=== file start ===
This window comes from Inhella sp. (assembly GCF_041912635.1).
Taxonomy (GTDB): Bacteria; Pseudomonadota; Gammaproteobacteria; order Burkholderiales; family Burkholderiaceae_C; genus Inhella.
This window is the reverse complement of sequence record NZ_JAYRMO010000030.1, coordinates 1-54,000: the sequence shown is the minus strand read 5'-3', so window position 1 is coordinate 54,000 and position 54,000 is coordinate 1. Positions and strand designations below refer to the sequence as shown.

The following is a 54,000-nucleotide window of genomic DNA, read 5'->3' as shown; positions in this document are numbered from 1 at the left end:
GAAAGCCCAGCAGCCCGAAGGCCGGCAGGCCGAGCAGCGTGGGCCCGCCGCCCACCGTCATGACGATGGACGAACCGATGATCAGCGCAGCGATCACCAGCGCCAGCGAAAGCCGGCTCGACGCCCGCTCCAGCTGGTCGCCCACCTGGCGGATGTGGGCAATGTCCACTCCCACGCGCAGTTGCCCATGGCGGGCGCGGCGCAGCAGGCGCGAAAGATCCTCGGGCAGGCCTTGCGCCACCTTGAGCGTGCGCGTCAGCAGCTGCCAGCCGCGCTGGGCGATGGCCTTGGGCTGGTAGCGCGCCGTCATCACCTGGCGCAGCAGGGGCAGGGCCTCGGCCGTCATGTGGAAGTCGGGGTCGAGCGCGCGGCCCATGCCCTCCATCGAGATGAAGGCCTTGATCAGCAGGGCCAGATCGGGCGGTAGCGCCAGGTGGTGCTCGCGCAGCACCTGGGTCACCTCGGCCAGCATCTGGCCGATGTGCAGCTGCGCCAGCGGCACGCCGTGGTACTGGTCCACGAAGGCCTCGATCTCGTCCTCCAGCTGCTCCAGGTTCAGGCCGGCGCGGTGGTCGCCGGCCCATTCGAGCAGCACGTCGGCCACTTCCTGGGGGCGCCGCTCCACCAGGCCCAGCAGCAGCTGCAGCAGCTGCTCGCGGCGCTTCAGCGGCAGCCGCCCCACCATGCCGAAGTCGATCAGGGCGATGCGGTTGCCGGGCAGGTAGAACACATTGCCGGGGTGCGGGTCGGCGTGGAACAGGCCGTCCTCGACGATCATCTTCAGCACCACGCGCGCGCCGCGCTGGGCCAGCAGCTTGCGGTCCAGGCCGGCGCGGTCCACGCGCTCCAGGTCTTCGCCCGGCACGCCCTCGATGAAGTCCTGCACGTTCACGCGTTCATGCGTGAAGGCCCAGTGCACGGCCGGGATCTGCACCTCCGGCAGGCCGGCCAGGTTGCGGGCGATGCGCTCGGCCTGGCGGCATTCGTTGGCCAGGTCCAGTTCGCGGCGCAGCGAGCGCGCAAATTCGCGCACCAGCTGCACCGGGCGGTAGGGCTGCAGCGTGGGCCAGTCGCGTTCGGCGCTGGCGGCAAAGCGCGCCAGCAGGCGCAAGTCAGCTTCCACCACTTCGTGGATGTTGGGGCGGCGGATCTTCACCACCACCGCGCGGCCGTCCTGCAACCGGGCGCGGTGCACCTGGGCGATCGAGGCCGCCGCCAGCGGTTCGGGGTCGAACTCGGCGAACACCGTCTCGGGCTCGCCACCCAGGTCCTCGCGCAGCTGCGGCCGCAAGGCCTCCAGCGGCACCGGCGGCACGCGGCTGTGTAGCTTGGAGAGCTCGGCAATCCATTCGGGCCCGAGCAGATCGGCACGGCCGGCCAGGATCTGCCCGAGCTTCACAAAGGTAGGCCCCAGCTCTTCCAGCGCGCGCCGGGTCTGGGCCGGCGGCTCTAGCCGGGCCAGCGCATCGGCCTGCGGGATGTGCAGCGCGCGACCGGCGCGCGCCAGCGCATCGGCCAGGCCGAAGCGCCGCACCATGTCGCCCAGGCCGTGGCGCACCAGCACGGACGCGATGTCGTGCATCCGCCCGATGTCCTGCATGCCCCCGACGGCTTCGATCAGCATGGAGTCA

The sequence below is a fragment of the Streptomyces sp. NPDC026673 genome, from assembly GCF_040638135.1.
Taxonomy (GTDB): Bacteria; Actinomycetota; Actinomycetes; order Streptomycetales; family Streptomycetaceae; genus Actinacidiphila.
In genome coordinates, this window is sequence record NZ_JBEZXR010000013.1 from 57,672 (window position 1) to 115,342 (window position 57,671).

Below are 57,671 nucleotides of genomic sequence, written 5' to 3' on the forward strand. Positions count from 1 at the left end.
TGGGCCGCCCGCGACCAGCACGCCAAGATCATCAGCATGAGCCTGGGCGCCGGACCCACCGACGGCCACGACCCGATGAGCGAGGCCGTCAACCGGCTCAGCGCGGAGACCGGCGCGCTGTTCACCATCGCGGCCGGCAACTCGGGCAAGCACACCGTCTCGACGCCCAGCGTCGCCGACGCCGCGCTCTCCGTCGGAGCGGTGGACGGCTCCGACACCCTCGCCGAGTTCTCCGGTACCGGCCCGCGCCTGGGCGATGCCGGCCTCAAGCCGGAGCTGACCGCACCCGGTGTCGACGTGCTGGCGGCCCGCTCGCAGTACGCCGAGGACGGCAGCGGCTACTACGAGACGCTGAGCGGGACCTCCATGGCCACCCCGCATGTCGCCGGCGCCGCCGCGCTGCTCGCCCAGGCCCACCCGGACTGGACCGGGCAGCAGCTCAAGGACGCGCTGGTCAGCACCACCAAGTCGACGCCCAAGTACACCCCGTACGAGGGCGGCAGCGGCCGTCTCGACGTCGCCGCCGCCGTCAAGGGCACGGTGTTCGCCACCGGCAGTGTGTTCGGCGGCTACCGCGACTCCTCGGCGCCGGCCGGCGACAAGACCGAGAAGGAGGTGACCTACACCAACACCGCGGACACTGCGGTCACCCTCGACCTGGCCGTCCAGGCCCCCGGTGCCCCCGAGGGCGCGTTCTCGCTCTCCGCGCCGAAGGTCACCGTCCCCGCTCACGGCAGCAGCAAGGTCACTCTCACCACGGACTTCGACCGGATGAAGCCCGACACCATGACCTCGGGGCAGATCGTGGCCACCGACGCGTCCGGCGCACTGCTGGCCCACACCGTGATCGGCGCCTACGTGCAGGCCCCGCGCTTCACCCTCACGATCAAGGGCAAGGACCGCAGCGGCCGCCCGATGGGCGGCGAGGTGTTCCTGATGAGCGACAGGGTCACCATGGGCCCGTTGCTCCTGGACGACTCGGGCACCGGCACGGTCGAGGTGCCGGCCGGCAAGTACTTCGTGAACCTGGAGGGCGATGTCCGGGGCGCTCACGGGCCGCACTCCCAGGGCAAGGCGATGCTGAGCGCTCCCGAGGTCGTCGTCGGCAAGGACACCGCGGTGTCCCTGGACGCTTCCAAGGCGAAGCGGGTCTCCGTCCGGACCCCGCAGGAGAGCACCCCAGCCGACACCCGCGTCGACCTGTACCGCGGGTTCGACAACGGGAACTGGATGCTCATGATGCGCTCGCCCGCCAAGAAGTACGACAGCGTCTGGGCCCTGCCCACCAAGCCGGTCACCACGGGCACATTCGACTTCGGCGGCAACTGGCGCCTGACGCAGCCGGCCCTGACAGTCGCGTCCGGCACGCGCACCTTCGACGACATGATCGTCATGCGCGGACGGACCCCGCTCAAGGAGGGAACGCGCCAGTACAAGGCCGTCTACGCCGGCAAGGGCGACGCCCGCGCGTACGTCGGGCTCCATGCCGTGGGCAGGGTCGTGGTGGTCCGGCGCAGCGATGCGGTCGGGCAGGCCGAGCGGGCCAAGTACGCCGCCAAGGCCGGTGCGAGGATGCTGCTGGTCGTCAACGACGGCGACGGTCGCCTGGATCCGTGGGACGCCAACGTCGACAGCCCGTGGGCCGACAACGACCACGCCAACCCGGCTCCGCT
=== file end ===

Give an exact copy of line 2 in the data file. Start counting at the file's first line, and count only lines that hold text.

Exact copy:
Taxonomy (GTDB): Bacteria; Pseudomonadota; Gammaproteobacteria; order Burkholderiales; family Burkholderiaceae_C; genus Inhella.